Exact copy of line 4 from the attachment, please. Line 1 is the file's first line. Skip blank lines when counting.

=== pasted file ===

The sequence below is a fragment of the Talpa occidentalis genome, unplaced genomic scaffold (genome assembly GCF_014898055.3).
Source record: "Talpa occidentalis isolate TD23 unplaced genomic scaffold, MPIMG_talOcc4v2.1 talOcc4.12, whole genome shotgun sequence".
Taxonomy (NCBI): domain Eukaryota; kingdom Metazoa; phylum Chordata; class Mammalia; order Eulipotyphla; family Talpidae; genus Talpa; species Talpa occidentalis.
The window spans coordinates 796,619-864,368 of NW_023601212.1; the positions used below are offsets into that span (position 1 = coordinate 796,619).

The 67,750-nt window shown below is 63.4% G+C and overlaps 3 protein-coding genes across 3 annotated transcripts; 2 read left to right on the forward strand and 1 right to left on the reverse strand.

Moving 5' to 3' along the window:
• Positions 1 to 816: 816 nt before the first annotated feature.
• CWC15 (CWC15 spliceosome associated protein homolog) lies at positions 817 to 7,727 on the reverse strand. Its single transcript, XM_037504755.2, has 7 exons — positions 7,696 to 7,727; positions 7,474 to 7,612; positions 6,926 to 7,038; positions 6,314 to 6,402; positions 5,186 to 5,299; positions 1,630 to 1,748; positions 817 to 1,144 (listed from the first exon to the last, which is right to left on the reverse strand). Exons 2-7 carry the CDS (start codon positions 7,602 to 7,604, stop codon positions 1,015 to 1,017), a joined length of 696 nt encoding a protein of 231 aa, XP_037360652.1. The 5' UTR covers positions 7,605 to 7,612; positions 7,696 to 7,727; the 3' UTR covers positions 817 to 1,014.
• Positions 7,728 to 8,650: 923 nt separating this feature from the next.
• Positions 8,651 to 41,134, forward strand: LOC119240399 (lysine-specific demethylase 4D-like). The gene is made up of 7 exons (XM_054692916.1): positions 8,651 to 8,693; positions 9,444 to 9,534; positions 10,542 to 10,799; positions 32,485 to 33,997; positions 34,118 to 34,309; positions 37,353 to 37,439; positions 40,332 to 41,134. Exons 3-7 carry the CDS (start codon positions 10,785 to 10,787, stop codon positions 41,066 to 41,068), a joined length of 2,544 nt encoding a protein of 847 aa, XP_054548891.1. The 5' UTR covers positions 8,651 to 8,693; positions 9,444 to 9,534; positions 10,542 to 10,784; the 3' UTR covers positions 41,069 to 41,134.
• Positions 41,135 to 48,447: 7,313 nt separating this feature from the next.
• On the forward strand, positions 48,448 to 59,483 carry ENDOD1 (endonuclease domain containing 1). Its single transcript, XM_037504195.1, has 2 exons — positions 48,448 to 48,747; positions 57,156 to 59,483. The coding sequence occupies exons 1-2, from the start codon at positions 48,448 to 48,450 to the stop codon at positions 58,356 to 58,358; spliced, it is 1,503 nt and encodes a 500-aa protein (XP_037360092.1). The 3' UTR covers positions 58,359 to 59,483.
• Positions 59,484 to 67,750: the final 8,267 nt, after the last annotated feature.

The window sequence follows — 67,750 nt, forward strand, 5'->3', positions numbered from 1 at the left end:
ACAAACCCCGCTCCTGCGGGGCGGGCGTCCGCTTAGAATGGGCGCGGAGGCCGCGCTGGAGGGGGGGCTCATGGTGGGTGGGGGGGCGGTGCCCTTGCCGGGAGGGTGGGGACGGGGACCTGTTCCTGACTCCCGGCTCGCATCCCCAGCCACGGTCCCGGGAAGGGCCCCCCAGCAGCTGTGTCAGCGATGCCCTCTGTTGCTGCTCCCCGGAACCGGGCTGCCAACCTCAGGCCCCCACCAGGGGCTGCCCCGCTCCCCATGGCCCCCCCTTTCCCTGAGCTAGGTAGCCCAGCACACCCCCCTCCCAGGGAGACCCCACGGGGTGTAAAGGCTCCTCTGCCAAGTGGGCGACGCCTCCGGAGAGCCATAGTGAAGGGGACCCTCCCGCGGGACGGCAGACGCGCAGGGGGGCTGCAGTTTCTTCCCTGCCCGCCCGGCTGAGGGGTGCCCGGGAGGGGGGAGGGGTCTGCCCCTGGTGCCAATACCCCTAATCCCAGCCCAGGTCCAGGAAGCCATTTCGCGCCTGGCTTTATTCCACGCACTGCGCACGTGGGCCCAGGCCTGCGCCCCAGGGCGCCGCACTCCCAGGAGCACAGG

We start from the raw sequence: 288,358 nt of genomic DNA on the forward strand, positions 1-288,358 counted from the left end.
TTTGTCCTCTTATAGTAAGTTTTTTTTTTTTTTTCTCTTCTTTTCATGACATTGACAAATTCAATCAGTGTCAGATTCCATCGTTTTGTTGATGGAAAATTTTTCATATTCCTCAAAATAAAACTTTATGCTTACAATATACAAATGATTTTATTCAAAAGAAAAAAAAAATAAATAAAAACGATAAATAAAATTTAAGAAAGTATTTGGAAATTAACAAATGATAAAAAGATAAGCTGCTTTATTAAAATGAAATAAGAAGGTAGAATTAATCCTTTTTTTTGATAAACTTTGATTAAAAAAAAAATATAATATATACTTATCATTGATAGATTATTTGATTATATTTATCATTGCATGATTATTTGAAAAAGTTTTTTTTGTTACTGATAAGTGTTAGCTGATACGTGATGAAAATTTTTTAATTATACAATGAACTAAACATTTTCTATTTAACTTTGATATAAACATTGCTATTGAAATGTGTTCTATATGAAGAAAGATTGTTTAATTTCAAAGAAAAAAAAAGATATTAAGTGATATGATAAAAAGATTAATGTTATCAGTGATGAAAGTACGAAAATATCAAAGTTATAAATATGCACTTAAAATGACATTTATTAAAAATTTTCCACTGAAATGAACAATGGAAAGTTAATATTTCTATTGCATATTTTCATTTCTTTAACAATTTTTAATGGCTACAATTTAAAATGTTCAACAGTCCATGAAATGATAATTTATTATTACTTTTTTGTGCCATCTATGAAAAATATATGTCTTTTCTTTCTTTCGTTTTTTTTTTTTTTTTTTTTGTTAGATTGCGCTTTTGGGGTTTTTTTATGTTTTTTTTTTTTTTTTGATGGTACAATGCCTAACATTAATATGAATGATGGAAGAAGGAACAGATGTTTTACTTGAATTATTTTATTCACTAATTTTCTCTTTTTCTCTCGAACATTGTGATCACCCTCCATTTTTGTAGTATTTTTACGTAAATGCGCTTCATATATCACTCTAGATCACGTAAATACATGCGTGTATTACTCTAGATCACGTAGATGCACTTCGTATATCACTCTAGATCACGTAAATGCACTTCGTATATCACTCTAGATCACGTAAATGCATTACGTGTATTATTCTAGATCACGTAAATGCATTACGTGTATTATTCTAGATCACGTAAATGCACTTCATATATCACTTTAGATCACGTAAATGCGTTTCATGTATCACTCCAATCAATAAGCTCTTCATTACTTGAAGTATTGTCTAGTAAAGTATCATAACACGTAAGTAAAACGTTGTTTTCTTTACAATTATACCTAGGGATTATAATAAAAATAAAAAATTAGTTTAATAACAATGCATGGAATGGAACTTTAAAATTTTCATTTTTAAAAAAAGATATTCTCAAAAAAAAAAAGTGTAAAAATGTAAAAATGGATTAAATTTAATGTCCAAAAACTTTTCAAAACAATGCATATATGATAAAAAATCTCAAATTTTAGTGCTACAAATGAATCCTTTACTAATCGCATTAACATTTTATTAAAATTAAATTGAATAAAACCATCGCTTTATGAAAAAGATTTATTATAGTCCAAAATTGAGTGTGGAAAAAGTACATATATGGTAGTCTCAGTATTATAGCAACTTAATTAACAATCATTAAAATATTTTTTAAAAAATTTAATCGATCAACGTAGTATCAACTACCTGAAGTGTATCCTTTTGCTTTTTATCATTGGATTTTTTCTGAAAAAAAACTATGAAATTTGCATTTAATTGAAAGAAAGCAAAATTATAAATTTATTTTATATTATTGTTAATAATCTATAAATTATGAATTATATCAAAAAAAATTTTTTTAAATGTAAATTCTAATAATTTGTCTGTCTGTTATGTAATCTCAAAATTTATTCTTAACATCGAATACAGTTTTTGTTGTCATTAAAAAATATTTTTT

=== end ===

The window spans coordinates 796,619-864,368 of NW_023601212.1; the positions used below are offsets into that span (position 1 = coordinate 796,619).